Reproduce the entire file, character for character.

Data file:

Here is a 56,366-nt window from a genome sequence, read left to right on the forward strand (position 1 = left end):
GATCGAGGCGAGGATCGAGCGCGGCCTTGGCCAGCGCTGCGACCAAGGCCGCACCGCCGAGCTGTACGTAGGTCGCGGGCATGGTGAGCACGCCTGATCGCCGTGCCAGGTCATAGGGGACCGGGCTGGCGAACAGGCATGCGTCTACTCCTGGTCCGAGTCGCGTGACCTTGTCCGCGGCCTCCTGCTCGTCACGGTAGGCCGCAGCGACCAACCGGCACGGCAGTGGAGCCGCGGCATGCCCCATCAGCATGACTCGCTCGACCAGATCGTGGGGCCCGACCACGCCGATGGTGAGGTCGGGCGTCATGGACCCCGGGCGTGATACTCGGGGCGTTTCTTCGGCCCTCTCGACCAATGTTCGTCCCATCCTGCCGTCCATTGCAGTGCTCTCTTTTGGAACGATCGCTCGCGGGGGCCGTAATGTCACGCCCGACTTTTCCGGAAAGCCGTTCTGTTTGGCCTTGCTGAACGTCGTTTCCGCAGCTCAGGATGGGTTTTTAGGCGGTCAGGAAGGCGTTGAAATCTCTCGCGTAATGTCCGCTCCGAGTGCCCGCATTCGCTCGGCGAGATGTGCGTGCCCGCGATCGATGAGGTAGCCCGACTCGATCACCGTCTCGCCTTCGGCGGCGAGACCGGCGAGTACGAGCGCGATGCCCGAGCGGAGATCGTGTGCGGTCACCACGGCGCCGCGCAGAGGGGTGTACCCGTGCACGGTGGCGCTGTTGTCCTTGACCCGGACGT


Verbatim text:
Here is a 56,366-nt window from a genome sequence, read left to right on the forward strand (position 1 = left end):
GATCGAGGCGAGGATCGAGCGCGGCCTTGGCCAGCGCTGCGACCAAGGCCGCACCGCCGAGCTGTACGTAGGTCGCGGGCATGGTGAGCACGCCTGATCGCCGTGCCAGGTCATAGGGGACCGGGCTGGCGAACAGGCATGCGTCTACTCCTGGTCCGAGTCGCGTGACCTTGTCCGCGGCCTCCTGCTCGTCACGGTAGGCCGCAGCGACCAACCGGCACGGCAGTGGAGCCGCGGCATGCCCCATCAGCATGACTCGCTCGACCAGATCGTGGGGCCCGACCACGCCGATGGTGAGGTCGGGCGTCATGGACCCCGGGCGTGATACTCGGGGCGTTTCTTCGGCCCTCTCGACCAATGTTCGTCCCATCCTGCCGTCCATTGCAGTGCTCTCTTTTGGAACGATCGCTCGCGGGGGCCGTAATGTCACGCCCGACTTTTCCGGAAAGCCGTTCTGTTTGGCCTTGCTGAACGTCGTTTCCGCAGCTCAGGATGGGTTTTTAGGCGGTCAGGAAGGCGTTGAAATCTCTCGCGTAATGTCCGCTCCGAGTGCCCGCATTCGCTCGGCGAGATGTGCGTGCCCGCGATCGATGAGGTAGCCCGACTCGATCACCGTCTCGCCTTCGGCGGCGAGACCGGCGAGTACGAGCGCGATGCCCGAGCGGAGATCGTGTGCGGTCACCACGGCGCCGCGCAGAGGGGTGTACCCGTGCACGGTGGCGCTGTTGTCCTTGACCCGGACGT